Online efforts with retailers should also consider the ever-expanding role and changing digital ecosystem of social platforms and technologies. Just as retailers often serve as an intermediary between brands and consumers, digital social platforms can be an important interaction point. Most (79 percent) of the CPG executives we surveyed rated social referral (e.g., social following to drive engagement, social amplification of promotions or brand offers, social shopping) as “very important” or “important” in influencing consumer behavior. Furthermore, 70 percent of CPG executives surveyed expect to increase investment in social referral in the next year. Similarly, most (68 percent) of the CPG executives surveyed view in-store shopper behavior and engagement technology (e.g., in-store engagement, consumer-enabled in-store tracking, retailer-enabled in-store tracking) as “very important” or “important” in influencing consumer behavior. Seventy-four percent plan to invest more in these capabilities within the next year.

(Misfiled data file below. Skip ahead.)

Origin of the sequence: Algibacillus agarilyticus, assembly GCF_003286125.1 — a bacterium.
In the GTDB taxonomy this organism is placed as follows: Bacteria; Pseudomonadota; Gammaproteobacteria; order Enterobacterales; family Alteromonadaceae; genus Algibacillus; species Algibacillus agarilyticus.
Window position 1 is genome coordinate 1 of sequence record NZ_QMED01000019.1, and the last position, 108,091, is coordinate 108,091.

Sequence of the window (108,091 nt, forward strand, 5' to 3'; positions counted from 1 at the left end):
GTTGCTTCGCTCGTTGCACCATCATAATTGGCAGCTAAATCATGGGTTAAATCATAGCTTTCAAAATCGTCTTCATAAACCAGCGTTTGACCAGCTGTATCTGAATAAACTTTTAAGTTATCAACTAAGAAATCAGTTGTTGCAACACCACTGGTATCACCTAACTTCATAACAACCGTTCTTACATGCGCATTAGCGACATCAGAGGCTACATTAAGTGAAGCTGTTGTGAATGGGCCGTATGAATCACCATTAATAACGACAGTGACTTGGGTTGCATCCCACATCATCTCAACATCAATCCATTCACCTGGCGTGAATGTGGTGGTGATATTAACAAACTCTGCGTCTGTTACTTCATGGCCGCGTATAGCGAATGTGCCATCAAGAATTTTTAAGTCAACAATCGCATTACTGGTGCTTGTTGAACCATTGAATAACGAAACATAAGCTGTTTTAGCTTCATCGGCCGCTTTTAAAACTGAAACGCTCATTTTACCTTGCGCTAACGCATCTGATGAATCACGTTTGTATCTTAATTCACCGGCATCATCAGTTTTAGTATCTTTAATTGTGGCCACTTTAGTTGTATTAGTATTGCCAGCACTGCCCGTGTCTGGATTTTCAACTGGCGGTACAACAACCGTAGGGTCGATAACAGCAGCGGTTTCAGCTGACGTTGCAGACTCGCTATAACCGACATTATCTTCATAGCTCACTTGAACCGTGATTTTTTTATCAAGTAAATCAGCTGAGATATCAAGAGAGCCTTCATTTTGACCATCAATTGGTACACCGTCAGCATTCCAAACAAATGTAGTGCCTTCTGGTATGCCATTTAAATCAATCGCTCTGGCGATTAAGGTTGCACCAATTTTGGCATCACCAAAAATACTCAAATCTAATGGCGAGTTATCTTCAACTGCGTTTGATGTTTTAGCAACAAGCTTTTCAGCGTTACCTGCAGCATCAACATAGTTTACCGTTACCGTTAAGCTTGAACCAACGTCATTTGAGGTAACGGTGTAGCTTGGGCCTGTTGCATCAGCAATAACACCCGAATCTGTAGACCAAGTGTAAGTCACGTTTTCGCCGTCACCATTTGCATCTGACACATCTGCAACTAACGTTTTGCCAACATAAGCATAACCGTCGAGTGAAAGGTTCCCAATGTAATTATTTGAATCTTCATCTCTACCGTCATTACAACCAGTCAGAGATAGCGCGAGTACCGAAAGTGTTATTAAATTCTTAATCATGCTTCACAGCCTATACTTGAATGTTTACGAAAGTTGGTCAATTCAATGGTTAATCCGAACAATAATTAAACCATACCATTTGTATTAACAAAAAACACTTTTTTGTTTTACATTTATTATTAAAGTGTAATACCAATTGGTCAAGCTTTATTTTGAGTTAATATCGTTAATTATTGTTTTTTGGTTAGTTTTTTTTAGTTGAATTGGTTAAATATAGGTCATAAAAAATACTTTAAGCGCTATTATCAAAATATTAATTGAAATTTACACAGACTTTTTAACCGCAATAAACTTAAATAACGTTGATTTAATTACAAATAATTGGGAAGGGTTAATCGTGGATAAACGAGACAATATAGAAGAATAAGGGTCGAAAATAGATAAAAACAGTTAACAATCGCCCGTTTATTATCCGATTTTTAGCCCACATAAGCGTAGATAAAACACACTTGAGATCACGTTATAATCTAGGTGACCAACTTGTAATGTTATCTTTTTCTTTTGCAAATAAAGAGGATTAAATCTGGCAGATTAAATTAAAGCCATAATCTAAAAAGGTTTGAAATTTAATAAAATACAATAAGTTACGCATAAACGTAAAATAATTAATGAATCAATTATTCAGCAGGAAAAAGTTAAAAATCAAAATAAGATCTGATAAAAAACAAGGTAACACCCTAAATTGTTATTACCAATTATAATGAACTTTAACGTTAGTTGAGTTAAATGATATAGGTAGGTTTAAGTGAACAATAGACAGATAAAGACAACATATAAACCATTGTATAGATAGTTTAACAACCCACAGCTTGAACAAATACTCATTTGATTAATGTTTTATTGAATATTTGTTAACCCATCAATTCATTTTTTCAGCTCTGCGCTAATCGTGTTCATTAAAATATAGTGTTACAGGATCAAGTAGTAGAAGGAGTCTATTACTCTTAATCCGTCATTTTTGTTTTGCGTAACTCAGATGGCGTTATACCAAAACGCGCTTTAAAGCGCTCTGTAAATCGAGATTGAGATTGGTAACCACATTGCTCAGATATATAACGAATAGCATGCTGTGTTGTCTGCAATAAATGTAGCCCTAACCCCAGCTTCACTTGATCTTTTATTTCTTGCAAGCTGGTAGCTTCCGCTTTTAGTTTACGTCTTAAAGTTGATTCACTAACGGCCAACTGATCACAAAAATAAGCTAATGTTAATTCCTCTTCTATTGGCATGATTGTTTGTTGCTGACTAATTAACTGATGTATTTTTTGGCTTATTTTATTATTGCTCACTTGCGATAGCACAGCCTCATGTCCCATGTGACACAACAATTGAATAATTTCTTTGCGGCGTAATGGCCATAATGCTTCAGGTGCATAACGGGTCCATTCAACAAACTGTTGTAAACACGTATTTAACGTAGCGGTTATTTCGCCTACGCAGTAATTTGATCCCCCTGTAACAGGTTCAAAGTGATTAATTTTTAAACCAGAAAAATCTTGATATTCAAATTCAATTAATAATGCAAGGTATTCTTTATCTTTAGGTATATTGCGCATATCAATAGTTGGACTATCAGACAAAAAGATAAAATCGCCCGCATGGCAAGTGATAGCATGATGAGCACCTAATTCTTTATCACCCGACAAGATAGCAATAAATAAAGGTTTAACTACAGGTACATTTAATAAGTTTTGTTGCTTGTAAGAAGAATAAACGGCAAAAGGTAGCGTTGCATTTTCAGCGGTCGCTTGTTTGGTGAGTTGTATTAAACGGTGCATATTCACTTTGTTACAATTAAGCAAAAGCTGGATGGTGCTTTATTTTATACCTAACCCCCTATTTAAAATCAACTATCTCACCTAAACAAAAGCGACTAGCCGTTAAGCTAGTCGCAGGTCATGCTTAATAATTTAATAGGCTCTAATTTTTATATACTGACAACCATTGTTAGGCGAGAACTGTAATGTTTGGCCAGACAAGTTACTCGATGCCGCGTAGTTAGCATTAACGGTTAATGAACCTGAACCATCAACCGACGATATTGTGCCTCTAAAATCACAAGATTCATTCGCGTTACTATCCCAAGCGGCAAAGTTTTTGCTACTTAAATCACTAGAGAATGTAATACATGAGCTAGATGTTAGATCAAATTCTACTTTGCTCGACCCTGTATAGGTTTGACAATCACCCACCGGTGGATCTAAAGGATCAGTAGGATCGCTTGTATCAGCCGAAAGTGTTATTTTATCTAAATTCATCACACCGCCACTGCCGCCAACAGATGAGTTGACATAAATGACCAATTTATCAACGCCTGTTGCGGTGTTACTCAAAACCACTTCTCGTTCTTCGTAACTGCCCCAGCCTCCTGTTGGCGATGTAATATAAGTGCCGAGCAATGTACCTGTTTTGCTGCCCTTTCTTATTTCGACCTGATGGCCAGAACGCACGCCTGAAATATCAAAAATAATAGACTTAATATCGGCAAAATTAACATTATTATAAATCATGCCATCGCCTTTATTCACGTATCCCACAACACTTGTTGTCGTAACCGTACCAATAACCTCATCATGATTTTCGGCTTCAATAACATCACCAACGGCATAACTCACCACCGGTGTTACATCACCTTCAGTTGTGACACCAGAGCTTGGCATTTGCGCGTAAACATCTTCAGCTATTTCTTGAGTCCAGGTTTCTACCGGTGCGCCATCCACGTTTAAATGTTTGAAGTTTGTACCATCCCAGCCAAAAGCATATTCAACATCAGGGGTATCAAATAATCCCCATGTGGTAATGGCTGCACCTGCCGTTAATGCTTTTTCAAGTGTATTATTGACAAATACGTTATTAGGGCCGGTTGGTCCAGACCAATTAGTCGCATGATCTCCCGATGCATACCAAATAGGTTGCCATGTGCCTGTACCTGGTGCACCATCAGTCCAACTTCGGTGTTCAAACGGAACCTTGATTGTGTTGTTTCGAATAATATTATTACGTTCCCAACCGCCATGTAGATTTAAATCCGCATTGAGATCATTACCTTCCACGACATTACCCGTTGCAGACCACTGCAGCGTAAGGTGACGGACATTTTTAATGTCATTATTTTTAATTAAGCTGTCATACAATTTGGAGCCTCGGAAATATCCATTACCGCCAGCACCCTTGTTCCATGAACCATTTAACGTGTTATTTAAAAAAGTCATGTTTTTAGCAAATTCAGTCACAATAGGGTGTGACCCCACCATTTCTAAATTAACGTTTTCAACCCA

Challenge: Attracting, developing, and retaining digital-savvy talent across the organization
“Our greatest challenge is finding talented people with digital commerce expertise.”—CPG executive interviewee
Only 22 percent of the CPG executives we surveyed rated their company as “advanced” or “nearly advanced” in terms of their company’s digital skill sets. However, there is hope. CPG companies do not have to start from scratch to build digital commerce capabilities. In many cases, the needed skills may be transferable from other channel or account teams. In other cases, partnerships with retailers and digital agencies can close the digital capability gap. Indeed, some CPG companies that started out by trying to hire the “perfect” digital expert—and were frustrated in the attempt—have found that partnering with a digital agency or retailer to help develop the talent internally is a faster approach.